Union reveals location of secret cannabis warehouse, claims province blocked sign up drive
OPSEU says it has the right to represent employees at the secret OCS warehouse
The head of the Ontario Public Service Employees Union says the provincial government is trying to prevent workers from unionizing at the Ontario Cannabis Store warehouse.
The union also claims to have discovered the location of the warehouse, which had been kept secret by the OCS due to security concerns.
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Warren 'Smokey' Thomas, OPSEU president, says labour organizers went to the Oakville warehouse late last year after receiving a tip about its location.
After confirming the tip was accurate, OPSEU attempted to host a sign-up drive and to talk to warehouse employees about unionizing, but Thomas says police were quickly called in to disrupt the organizing attempts. He estimates that around 100 to 200 people work at the warehouse.
"Calling in officers from Halton regional police to stop OPSEU from talking to these workers is not only a complete waste of police resources, it also violates their right to join a union," Thomas said.
Thomas says one of the organizers was later visited by police at his home on Jan. 6, which Thomas alleges is evidence that "there had to be some kind of intervention from the government here.
"Workers have a right in the Constitution of Canada to freedom of association, and that encompasses joining a union," he said.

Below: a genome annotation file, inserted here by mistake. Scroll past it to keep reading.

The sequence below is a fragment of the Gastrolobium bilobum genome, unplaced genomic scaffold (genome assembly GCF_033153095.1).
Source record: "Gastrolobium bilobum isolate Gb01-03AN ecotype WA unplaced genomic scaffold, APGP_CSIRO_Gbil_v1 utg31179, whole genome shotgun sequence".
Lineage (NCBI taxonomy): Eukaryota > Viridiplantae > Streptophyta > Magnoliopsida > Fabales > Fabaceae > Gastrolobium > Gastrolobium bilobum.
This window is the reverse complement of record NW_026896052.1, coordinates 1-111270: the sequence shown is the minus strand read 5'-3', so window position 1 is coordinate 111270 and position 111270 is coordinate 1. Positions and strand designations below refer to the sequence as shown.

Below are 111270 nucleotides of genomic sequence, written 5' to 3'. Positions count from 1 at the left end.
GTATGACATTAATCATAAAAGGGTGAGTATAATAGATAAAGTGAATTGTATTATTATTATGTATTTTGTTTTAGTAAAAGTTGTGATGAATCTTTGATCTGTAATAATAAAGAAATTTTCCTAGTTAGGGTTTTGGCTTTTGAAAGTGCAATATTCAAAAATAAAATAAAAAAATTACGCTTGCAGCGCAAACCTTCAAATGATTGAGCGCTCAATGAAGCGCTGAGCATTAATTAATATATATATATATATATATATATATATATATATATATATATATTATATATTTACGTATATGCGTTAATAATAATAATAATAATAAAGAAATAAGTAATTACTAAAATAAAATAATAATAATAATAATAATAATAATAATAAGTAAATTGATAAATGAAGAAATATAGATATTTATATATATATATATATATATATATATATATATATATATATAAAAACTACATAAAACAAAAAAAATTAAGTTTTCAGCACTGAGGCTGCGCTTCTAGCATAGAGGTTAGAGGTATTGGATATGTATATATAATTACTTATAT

In a brief statement to CBC Toronto, Simon Jefferies, spokesperson for Premier Doug Ford's office, said Thomas' suggestion amounts to a "complete lie from OPSEU."
Thomas challenges that denial, pointing to allegations that Ford may have influenced the appointment of his longtime family friend, Toronto police Supt. Ron Taverner, to lead the OPP last year. Ford has repeatedly denied any involvement in the hiring process, however.
Halton police confirm they were called to the warehouse address listed by OPSEU on Dec. 12 due to reports of an "anomalous package" and a "suspicious vehicle" in the area.
"Investigation of the package and vehicle led police to two males who were identified as members of OPSEU," said Const. Ryan Anderson. "In the course of the investigation, at no time, did police direct any persons to cease contact with employees of the distribution centre."
Police would not confirm if they went to the home of one of the OPSEU members in January. Anderson said no charges have been laid in the investigation.
OPSEU claims right to represent workers
OPSEU also claims the PCs are not honouring an agreement with the LCBO and the previous Liberal government that would have given the union representation rights to OCS employees.
Thomas said he has not yet formally met with Ford since the new government took office, and that the LCBO, which oversees the OCS, no longer returns calls from the union.
"Our position, still, is that we represent workers at this warehouse, but the LCBO would never tell us where the warehouse was," Thomas said.
An OCS spokesperson said he would not confirm the location of the warehouse due to policy.
"Details of the OCS distribution centre are undisclosed for security reasons and will not be publicly announced or confirmed," wrote director of communications Daffyd Roderick.
Domain Logistics, which OPSEU claims is the operator of the warehouse, did not respond to calls from CBC Toronto.
Its website describes the company as "a Toronto-based third party logistics provider, specializing in supply chain solutions for complex, fast-moving businesses in Canada."